6 things i learned at yoga teaching training (that have nothing to do with yoga)

Wowza, information overload.

After the past month of yoga teacher training, I think my brain is absolutely filled to capacity. A month ago, I would have thought “saucha” was some type of spicy sauce. (FYI, it means purity, or cleanliness, and is one of the Nyamas). Now I could bore you silly with info about the Yamas and Nyamas. Interested in the chakras? Ask me anything. Wondering the Sanskrit name of that fancy yoga pose? I gotcha. Pranayama? Kriyas? Fundamentals of yoga? Class sequencing? Gurl. I am a wealth of knowledge, i’m tellin’ ya.

All that was to be expected though. It is kind of the whole reason I took on this 200-hour training program; to learn everything I can about yoga and to improve my teaching, my practice, and – ultimately – my life. I didn’t expect all the bonus learning that came along with it. Useful life lessons, for sure, but just…unconventional, shall we say?

1.  Even for a self-proclaimed introvert who hates everyone in the morning, silence is a struggle. On day two, we were introduced to the concept of “mauna”. From the time we woke up, until 10:45 when we began our lectures for the day, we were quiet, self-contained, introspective humans. No talking, no eye contact, no social media. Yes, I fully appreciated not having to make morning conversation (especially without coffee, eek), but I was surprised by how often I’d catch myself about to break mauna. Getting ready for 6:30AM yoga practice, and not being able to communicate with your roommates to coordinate bathroom activities? Challenging. It was like fighting a reflex to not smile and nod, or call out “goodmorning!” as each yogi friend arrived at the shala. And breakfast time, not being able to just ask “hey, can you pass me a napkin?”? It was oddly quiet, but peaceful. I’m not the only one who slipped up and accidentally spoke during our silent mornings, but overall, I like the idea. I could totally get on board with enforcing a “don’t talk to me before noon and/or six coffees” policy at home.

2.  If a Thai person says a food is spicy, frigging BELIEVE THEM! Oh, silly white girl. You are not invincible, and that pad thai does not need extra chilli peppers added on.

3.  We should be eternally grateful for how simple a process getting a cab is. Dial a number, click an app, even stand on the side of the road long enough and it’s no big deal to get a taxi. Here at home, that is. In Thailand, outside of a city? Nah bro, you’re stranded. The “grab” cab app seems like a great option, until the driver decides to just not show up. And forget finding someone who knows the phone number for a proper taxi company. Instead, how about you spend two hours wandering some middle-of-nowhere road, hoping against hope that there’s some kind of civilization (and food?!) nearby. (Spoiler alert, there’s not). By the time we finally found a place to steal Wi-fi connection and contact the guesthouse we were staying at, we would have gotten in the car with an axe-murderer if they’d promised us a ride back. Thankfully it didn’t come to that – Ploy, the guesthouse owner/manager/absolute angel of a human being, sent her brother to come save us. I have never, ever been so happy to see a big crappy van pull up in front of me.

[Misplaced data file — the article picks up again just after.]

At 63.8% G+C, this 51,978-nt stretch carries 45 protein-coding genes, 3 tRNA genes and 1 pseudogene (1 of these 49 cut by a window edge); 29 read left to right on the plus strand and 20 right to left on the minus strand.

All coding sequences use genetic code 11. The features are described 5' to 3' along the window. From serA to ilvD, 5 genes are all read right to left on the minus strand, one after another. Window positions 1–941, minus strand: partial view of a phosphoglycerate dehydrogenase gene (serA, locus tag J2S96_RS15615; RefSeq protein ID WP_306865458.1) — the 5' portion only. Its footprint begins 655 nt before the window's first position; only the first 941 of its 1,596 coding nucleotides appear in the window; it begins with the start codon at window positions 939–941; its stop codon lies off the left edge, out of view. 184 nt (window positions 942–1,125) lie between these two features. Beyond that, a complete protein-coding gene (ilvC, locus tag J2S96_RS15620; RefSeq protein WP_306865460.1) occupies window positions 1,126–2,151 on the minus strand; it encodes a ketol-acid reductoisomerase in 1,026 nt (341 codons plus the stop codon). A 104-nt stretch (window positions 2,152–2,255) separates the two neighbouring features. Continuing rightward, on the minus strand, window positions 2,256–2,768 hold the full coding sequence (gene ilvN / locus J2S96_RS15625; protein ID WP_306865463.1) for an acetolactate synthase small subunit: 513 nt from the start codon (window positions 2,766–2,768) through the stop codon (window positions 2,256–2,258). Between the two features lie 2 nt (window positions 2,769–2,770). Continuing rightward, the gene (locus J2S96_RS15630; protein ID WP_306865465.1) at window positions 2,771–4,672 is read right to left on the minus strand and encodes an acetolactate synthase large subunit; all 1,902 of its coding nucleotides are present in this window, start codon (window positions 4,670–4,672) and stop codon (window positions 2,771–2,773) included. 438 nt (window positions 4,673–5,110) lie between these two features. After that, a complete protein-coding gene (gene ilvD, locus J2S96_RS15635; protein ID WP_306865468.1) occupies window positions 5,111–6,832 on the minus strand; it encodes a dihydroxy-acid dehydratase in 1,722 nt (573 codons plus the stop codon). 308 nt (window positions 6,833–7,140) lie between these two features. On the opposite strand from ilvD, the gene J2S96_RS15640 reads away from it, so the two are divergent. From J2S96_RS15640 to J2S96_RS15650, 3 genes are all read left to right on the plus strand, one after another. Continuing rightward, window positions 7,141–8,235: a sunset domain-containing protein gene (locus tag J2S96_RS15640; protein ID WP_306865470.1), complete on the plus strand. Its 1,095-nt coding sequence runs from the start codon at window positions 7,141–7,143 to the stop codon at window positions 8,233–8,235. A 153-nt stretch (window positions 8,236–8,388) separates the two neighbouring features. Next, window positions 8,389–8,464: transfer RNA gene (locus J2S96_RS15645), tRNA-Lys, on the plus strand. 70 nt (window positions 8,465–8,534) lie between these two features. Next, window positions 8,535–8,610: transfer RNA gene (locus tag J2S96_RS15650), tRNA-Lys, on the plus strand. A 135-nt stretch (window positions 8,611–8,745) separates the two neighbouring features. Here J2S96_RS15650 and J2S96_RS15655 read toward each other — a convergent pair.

4. Never assume you’re alone in an outdoor bathroom. As if once wasn’t bad enough, I had to be dumb enough to learn this twice, and I’m pretty sure it was the SAME goddamn frog both times! It was a good thing I was already on the toilet when a frog came jumping out of the trash bin at me, because otherwise I probably would have peed my pants. The fact that this happened twice is really just a sign that I need to be a whole lot more aware of my surroundings. Honestly though, I’m just pretty impressed that I managed to keep the mauna silence during the whole traumatic experience!

5. There are more ways to cook mushrooms than your imagination could even begin to dream up. Even by the end of the first week, any time we couldn’t otherwise identify something we were eating, it was just assumed to be mushrooms. Any time we asked, that was the answer we got anyway. Endless variations and varieties of mushrooms, mushrooms, mushrooms. And somehow? They were all delicious. (As was literally every single thing we were fed – major shoutout to the kitchen staff at MalaDhara!).

6. The same cheesy karaoke songs are embraced worldwide. I think between the 18 teacher trainees, we had representation of about a dozen widespread countries. Who would have expected that we’d all be choosing the same terrible songs for karaoke? And that we’d all be equally terrible(-ly wonderful?) at doing so? Let’s just say our first night out post-teacher training was a laugh and a half. Maybe not so much for anyone else at the bar that night.

So yeah, I’m coming home a lot wiser than I left. Still not quite enlightened, but like…I’m getting there. Another lil bit of practicing aparigraha, a few more mushrooms, and I’ll be approaching guru status, I’m sure.

❤ ❤
Namaste

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